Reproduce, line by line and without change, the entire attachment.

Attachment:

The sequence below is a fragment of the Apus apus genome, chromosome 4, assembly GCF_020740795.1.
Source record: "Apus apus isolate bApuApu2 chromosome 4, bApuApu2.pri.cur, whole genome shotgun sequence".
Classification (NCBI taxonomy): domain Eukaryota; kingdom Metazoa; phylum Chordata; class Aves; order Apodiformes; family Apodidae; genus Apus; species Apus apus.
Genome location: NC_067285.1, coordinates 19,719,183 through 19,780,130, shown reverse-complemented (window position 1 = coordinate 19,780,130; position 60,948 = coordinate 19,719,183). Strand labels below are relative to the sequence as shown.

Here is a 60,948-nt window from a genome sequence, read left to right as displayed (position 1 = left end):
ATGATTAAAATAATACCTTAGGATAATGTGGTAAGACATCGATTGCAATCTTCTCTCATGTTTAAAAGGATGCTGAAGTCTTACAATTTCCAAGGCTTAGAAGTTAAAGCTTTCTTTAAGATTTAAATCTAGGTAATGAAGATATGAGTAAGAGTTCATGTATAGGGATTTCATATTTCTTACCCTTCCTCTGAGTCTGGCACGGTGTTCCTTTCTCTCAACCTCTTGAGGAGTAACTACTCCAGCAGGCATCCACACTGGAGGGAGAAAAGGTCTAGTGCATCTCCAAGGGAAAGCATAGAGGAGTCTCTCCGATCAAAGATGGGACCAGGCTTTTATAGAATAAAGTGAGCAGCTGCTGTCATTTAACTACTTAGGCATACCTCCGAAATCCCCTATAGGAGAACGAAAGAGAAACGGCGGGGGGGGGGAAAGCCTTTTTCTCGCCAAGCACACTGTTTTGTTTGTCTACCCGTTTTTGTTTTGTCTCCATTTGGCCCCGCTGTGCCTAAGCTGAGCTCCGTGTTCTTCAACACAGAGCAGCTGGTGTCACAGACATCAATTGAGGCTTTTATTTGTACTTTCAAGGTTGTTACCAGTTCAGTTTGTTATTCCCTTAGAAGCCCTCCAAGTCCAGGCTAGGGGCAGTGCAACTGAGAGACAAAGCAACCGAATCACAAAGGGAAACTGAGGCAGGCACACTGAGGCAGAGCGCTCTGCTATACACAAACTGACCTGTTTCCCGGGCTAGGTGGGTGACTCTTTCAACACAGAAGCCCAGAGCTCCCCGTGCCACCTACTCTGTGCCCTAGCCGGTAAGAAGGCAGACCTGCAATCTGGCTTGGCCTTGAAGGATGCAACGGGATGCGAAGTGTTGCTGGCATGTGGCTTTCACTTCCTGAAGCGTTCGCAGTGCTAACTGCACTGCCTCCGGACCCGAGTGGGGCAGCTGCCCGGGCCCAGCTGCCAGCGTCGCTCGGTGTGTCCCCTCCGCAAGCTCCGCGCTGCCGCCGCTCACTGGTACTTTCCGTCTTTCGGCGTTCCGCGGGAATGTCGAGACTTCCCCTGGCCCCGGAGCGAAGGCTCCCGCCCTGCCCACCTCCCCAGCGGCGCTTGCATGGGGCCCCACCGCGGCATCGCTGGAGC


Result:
The sequence below is a fragment of the Apus apus genome, chromosome 4, assembly GCF_020740795.1.
Source record: "Apus apus isolate bApuApu2 chromosome 4, bApuApu2.pri.cur, whole genome shotgun sequence".
Classification (NCBI taxonomy): domain Eukaryota; kingdom Metazoa; phylum Chordata; class Aves; order Apodiformes; family Apodidae; genus Apus; species Apus apus.
Genome location: NC_067285.1, coordinates 19,719,183 through 19,780,130, shown reverse-complemented (window position 1 = coordinate 19,780,130; position 60,948 = coordinate 19,719,183). Strand labels below are relative to the sequence as shown.

Here is a 60,948-nt window from a genome sequence, read left to right as displayed (position 1 = left end):
ATGATTAAAATAATACCTTAGGATAATGTGGTAAGACATCGATTGCAATCTTCTCTCATGTTTAAAAGGATGCTGAAGTCTTACAATTTCCAAGGCTTAGAAGTTAAAGCTTTCTTTAAGATTTAAATCTAGGTAATGAAGATATGAGTAAGAGTTCATGTATAGGGATTTCATATTTCTTACCCTTCCTCTGAGTCTGGCACGGTGTTCCTTTCTCTCAACCTCTTGAGGAGTAACTACTCCAGCAGGCATCCACACTGGAGGGAGAAAAGGTCTAGTGCATCTCCAAGGGAAAGCATAGAGGAGTCTCTCCGATCAAAGATGGGACCAGGCTTTTATAGAATAAAGTGAGCAGCTGCTGTCATTTAACTACTTAGGCATACCTCCGAAATCCCCTATAGGAGAACGAAAGAGAAACGGCGGGGGGGGGGAAAGCCTTTTTCTCGCCAAGCACACTGTTTTGTTTGTCTACCCGTTTTTGTTTTGTCTCCATTTGGCCCCGCTGTGCCTAAGCTGAGCTCCGTGTTCTTCAACACAGAGCAGCTGGTGTCACAGACATCAATTGAGGCTTTTATTTGTACTTTCAAGGTTGTTACCAGTTCAGTTTGTTATTCCCTTAGAAGCCCTCCAAGTCCAGGCTAGGGGCAGTGCAACTGAGAGACAAAGCAACCGAATCACAAAGGGAAACTGAGGCAGGCACACTGAGGCAGAGCGCTCTGCTATACACAAACTGACCTGTTTCCCGGGCTAGGTGGGTGACTCTTTCAACACAGAAGCCCAGAGCTCCCCGTGCCACCTACTCTGTGCCCTAGCCGGTAAGAAGGCAGACCTGCAATCTGGCTTGGCCTTGAAGGATGCAACGGGATGCGAAGTGTTGCTGGCATGTGGCTTTCACTTCCTGAAGCGTTCGCAGTGCTAACTGCACTGCCTCCGGACCCGAGTGGGGCAGCTGCCCGGGCCCAGCTGCCAGCGTCGCTCGGTGTGTCCCCTCCGCAAGCTCCGCGCTGCCGCCGCTCACTGGTACTTTCCGTCTTTCGGCGTTCCGCGGGAATGTCGAGACTTCCCCTGGCCCCGGAGCGAAGGCTCCCGCCCTGCCCACCTCCCCAGCGGCGCTTGCATGGGGCCCCACCGCGGCATCGCTGGAGC